Bloody Mary Recipe:

Bloody Mary Recipe:

What’s in a Bloody Mary?

As with most cocktails, each person has their own special ratio of Bloody Mary ingredients they like to use. But no matter what flavor and texture you prefer your homemade Bloody Mary to have, you must make it with a good Bloody Mary mix.

Can I Prep the Bloody Mary Mix in Advance?

Yes, you can prep the mix up to a week ahead of time. Wait to stir in the vodka until you’re ready to serve the Bloody Marys, and keep the mix refrigerated in the meantime. (Source: www.foodiecrush.com)

Classic Bloody Mary (best Flavor!) – a Couple Cooks

Want to make a Bloody Mary at home? Here’s how! We’re Alex and Sonja, and we’ve made more homemade cocktail recipes than we can count. Let us tell you: we’ve spent a considerable amount of time tweaking this Bloody Mary mix recipe to perfection. Turns out, making the absolute perfect version of this classic cocktail requires a few secrets. Here’s how to make the best Bloody Mary: savory, spicy, tangy, and salty all at once. It’s ideal for brunch, but we’ll admit: we crave these anytime. (Source:

Are They Healthy?

This mocktail is actually highly nutritious! Tomato juice contains a wide variety of vitamins, minerals, and antioxidants, and it’s rich in lycopene, a powerful antioxidant with impressive health benefits.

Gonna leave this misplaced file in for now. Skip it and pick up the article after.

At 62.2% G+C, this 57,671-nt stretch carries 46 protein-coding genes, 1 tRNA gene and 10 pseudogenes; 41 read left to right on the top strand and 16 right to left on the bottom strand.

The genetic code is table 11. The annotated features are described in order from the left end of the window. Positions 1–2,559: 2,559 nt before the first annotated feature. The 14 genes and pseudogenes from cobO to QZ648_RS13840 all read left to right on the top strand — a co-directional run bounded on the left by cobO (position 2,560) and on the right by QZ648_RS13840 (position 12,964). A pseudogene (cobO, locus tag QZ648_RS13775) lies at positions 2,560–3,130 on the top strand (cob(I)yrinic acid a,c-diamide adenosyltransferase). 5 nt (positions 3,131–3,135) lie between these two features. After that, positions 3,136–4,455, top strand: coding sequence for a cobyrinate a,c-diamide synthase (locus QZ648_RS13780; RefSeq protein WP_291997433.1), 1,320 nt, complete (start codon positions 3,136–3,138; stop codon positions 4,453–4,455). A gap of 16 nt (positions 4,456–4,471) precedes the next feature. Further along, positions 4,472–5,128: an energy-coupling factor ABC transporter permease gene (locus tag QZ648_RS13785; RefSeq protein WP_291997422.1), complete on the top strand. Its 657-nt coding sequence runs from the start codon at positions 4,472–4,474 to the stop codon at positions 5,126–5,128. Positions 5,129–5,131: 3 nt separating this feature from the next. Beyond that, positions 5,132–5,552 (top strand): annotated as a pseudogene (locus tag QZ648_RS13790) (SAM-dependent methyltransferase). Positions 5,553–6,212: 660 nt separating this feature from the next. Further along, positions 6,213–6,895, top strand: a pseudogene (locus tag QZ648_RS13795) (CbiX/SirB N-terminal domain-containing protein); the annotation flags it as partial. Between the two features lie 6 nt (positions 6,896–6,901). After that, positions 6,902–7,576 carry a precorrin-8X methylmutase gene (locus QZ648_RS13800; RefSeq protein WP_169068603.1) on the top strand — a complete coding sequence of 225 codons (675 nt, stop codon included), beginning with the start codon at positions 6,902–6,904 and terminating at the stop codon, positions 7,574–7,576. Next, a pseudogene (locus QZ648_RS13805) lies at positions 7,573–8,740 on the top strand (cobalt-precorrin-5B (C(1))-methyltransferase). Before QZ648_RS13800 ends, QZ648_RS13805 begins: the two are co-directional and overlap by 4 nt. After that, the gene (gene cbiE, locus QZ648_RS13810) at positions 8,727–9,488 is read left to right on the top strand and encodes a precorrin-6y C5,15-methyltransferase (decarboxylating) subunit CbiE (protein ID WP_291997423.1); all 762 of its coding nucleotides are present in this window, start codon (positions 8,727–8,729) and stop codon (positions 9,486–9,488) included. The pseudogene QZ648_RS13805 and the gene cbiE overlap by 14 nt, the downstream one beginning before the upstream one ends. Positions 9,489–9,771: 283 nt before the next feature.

When Was the Bloody Mary Invented?

The Bloody Mary cocktail was invented in the 1920s, most likely at the New York Bar in Paris (where other famous cocktails were born, like the French 75 and Between the Sheets). There are lots of origin stories for the cocktail and the name Bloody Mary. Some people say it’s named after Queen Mary I of England, or Mary Pickford, a movie star back in the day. Whatever the case, this combination of tomato juice and vodka has become one of the most famous brunch cocktails in the world.

Spicy Bloody Mary

For most of my life, I refused to even taste a Bloody Mary. I can’t believe it! I’d hang out with friends who would plan whole mornings around the ritual of Bloody Mary’s and I’d never even considered taking a sip. I always assumed I’d hate them because of the tomato juice or the thickness or something. Boy was I wrong!. Get ready for the BEST Spicy Bloody Mary recipe! (Source: soufflebombay.com)


It's safe to say there's no other brunch cocktail quite like a Bloody Mary. The classic drink is a brunch staple, especially when it comes to all the garnishes you can include! Our recipe calls for chopped pickles, cherry tomatoes, and green olives, but the more ambitious brunchers can add the likes of bacon, grilled shrimp, or even hunks of cheese. If you care more about the flavor of the drink than the accompanying food, add more heat with an extra dash of hot sauce or Worcestershire sauce. Taste, and add more hot sauce for more heat (it’s going to taste quite intense now, since the mix hasn’t cooled over ice yet). Add the black pepper and garlic. Securely fasten the lid and blend for just a few seconds (or longer, for a completely smooth texture). Taste, and stir in ¼ teaspoon salt for more overall flavor if you’d like (tomato juice brands vary by salt content, so this is really up to you). Set aside. (Source: cookieandkate.com)